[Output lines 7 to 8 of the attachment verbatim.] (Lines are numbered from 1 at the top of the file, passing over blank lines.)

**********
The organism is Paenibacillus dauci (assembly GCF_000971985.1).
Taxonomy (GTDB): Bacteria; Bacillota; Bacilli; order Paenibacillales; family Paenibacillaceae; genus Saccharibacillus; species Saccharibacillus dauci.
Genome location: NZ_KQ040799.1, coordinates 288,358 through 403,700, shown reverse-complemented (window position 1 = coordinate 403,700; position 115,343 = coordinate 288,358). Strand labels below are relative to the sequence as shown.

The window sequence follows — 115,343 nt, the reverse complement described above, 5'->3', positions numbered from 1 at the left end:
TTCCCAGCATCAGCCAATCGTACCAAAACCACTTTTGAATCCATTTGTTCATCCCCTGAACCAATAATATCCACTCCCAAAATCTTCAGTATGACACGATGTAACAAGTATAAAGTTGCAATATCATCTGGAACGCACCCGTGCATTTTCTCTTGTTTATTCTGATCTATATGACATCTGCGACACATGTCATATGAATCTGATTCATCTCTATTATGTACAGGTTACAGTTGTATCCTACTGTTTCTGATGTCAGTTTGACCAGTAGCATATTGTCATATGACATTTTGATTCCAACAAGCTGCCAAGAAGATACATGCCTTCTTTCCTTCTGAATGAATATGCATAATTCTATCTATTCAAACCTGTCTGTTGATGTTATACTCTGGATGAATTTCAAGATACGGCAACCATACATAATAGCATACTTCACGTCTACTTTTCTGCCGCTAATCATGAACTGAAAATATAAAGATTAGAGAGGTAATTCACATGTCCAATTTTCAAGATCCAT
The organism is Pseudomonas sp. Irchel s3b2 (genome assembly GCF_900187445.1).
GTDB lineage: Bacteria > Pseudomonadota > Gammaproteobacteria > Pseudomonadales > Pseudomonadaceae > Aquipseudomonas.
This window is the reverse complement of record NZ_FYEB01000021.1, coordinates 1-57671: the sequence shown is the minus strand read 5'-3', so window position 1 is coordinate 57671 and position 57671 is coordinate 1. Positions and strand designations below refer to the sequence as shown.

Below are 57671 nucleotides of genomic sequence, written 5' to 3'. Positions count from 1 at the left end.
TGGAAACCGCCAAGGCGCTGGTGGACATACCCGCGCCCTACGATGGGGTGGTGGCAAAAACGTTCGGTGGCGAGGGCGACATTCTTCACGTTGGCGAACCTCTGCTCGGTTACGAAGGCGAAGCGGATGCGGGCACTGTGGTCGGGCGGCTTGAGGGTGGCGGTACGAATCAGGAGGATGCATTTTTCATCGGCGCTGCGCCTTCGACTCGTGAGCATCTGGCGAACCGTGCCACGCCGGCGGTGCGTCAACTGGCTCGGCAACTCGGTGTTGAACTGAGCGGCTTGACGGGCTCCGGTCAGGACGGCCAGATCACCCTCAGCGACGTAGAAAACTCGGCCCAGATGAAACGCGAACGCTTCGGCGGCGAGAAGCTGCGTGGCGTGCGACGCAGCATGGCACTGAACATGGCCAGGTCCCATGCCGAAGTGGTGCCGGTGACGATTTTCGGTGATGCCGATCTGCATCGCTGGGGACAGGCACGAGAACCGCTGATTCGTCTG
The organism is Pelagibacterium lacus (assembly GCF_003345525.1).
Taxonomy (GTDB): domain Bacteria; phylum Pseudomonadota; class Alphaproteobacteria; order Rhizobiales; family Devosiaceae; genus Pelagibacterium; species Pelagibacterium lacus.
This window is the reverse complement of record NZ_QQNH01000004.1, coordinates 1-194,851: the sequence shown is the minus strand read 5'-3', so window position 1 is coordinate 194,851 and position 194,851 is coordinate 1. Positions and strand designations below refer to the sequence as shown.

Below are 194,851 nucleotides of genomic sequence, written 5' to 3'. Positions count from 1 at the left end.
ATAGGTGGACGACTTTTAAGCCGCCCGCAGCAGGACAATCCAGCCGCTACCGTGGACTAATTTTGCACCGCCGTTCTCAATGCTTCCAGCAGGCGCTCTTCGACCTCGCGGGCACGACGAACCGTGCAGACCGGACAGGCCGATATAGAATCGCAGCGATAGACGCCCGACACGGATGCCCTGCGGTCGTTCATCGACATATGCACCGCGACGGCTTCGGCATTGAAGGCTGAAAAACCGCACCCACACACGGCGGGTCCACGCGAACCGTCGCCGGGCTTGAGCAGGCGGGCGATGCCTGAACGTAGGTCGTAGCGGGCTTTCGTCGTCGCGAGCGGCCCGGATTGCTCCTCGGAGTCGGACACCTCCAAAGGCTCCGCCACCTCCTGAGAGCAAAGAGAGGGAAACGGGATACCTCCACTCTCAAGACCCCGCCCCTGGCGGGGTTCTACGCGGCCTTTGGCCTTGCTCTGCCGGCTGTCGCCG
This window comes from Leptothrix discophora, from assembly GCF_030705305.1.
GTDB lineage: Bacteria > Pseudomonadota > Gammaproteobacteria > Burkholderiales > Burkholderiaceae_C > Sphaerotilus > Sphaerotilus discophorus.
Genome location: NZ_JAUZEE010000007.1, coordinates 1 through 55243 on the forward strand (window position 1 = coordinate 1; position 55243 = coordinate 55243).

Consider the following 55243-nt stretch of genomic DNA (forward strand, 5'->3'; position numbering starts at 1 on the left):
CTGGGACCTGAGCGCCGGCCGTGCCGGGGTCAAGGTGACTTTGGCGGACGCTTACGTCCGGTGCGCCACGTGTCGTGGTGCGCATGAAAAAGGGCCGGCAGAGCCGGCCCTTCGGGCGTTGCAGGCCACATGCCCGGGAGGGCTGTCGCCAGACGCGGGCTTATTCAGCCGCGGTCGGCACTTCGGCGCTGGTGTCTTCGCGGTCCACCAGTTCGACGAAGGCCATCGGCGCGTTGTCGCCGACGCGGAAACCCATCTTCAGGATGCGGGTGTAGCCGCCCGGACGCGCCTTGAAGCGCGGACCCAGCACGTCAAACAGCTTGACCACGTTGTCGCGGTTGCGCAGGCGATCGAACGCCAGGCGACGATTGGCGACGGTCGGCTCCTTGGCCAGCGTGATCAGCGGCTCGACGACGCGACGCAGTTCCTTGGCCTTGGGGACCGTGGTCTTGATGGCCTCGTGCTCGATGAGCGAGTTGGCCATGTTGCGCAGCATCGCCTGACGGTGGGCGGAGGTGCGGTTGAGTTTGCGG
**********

GTDB lineage: Bacteria > Pseudomonadota > Gammaproteobacteria > Pseudomonadales > Pseudomonadaceae > Aquipseudomonas.
This window is the reverse complement of record NZ_FYEB01000021.1, coordinates 1-57671: the sequence shown is the minus strand read 5'-3', so window position 1 is coordinate 57671 and position 57671 is coordinate 1. Positions and strand designations below refer to the sequence as shown.